High-Speed Rail

High-Speed Rail

Just been interviewed by Real Radio about the newly announced high-speed rail link between London and Glasgow. I haven’t expanded my remit to cover transport now — just a random collaring at Piccadilly station. Good topic for a quick blog entry though, while I ride the standard speed train down to London.

Do we need a high speed rail link? My natural inclination is to say ‘yes, of course’. It’s cool new(ish) tech; it will make me more time-efficient; it cuts the arguments for the more carbon-intense options of flying and driving. But I find I’m not without concerns.

At £34bn, it’s not going to be cheap, and somehow that cost will inevitably be transferred to the traveler. Now that I have other people booking trains for me (in advance), I’m finding the costs a little less oppressive, but the trade-off is the lack of flexibility. The nature of work travel means that sometimes it is hard to predict when you will want to travel, but the price of open off peak tickets is absolutely prohibitive. I can already foresee a situation where I know the train could get me home in an hour, but I have to wait three hours for the next train my ticket allows me to take.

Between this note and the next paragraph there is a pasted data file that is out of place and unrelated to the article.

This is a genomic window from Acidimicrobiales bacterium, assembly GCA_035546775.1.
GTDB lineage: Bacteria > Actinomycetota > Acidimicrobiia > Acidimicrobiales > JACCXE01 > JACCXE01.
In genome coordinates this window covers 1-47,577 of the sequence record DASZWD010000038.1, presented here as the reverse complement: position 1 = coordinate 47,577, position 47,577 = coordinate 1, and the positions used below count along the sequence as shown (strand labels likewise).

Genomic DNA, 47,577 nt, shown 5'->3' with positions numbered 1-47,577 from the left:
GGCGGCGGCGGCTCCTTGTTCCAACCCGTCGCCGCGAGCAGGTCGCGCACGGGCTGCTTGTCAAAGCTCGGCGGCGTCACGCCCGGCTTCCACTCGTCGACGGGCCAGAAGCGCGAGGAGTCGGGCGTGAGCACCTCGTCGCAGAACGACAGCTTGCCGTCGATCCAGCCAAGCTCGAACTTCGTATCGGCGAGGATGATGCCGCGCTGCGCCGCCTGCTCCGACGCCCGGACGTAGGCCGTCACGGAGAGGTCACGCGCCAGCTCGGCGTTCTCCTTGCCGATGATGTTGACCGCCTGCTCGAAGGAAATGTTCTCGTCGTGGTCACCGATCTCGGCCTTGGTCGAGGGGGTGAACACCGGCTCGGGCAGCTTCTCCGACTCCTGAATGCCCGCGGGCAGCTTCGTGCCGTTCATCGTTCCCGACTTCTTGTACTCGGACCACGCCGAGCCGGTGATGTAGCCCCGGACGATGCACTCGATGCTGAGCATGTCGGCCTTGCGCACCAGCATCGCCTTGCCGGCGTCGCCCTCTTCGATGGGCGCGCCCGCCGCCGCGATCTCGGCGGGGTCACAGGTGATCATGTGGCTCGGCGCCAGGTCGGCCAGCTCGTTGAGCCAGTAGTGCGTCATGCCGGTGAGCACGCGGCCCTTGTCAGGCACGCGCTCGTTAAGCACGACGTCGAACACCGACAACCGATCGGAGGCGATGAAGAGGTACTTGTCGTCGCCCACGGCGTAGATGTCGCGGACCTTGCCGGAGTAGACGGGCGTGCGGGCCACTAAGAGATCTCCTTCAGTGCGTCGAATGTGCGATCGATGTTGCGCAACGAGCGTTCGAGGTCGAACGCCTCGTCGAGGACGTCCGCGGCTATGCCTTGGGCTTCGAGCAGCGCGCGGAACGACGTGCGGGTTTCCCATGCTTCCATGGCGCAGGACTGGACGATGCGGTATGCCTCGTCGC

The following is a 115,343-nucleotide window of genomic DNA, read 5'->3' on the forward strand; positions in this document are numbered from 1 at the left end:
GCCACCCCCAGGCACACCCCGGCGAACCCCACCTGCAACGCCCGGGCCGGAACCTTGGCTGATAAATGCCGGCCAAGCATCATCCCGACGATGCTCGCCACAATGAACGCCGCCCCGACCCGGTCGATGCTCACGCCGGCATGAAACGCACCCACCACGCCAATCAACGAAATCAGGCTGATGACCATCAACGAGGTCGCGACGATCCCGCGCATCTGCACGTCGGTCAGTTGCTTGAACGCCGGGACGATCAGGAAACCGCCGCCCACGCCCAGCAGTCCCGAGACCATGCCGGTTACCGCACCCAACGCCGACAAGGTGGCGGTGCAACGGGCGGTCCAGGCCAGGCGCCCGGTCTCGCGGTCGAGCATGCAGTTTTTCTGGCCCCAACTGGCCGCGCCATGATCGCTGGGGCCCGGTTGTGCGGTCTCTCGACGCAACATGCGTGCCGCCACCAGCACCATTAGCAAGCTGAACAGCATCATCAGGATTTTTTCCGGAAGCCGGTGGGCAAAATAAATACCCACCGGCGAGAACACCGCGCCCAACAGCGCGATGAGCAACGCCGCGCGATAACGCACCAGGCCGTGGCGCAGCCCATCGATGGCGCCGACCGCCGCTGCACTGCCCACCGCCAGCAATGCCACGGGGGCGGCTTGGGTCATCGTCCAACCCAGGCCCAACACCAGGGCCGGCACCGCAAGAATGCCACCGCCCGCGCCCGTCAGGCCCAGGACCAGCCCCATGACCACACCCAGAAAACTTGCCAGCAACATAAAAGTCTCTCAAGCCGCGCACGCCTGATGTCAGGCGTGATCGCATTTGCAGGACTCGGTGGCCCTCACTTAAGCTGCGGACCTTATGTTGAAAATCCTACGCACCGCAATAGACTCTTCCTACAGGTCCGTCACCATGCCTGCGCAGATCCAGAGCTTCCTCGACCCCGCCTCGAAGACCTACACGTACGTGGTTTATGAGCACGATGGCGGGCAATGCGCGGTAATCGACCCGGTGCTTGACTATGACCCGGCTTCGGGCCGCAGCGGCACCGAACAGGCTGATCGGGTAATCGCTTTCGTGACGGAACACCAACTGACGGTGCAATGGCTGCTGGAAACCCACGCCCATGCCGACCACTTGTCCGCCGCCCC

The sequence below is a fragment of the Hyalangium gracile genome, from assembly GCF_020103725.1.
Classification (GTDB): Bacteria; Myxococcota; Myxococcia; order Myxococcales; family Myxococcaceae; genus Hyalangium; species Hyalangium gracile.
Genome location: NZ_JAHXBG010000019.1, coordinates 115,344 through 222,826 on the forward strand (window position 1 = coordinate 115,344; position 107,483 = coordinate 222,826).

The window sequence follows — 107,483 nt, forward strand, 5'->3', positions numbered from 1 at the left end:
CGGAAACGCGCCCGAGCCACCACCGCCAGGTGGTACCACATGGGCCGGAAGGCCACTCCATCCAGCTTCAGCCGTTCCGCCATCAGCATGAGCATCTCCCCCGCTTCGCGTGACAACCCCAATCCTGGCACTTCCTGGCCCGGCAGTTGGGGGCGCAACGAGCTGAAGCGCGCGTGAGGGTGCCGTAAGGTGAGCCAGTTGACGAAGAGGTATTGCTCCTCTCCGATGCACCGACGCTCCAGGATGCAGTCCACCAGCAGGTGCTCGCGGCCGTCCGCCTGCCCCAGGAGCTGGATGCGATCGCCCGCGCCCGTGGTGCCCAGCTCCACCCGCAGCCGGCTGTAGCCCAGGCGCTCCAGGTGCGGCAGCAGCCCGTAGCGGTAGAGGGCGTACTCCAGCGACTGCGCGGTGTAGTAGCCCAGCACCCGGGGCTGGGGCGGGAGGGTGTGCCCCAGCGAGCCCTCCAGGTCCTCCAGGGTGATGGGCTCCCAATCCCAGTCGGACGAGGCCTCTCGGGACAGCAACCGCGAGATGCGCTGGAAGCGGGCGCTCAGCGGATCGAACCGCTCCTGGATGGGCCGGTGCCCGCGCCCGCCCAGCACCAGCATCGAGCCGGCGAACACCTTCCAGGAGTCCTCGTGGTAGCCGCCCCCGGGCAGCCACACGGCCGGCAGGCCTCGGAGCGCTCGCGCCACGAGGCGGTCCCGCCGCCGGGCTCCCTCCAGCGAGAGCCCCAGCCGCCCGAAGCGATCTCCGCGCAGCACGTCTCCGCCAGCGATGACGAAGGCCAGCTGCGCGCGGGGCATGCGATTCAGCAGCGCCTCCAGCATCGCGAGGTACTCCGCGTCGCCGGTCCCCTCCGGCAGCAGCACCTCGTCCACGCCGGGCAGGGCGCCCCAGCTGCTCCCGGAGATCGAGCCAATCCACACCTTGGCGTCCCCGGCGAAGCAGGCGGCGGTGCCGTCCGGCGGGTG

Higher speed also doesn’t fix the main problem with trains: they get you to where the tracks end, not where you want to go. Even if it only takes an hour to get into London, I would still choose to drive to meetings around the south east because of the cost and complexity of getting to smaller stations, and then from the stations to the meetings themselves. Without a car it takes huge amounts of time and money — neither of which I or most people can afford in a working day.

Despite all this though, on balance I am in favour of the new link. On occasions it will be very useful, and, I hope, the price might not be too painful.

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This article is by Tom Cheesewright. This post forms part of the Future of Cities series. For more posts on this subject, visit the Future of Cities page.

Tom Cheesewright


Futurist speaker Tom Cheesewright is one of the UK's leading commentators on technology and tomorrow. Tom has worked with a huge range of organisations across a variety of markets, to help them to see a clear vision of tomorrow, share that vision and respond with agility. Tom draws on his experience to create original, compelling talks that are keyed to the experience of the audience but which surprise and shock with unexpected facts and examples.

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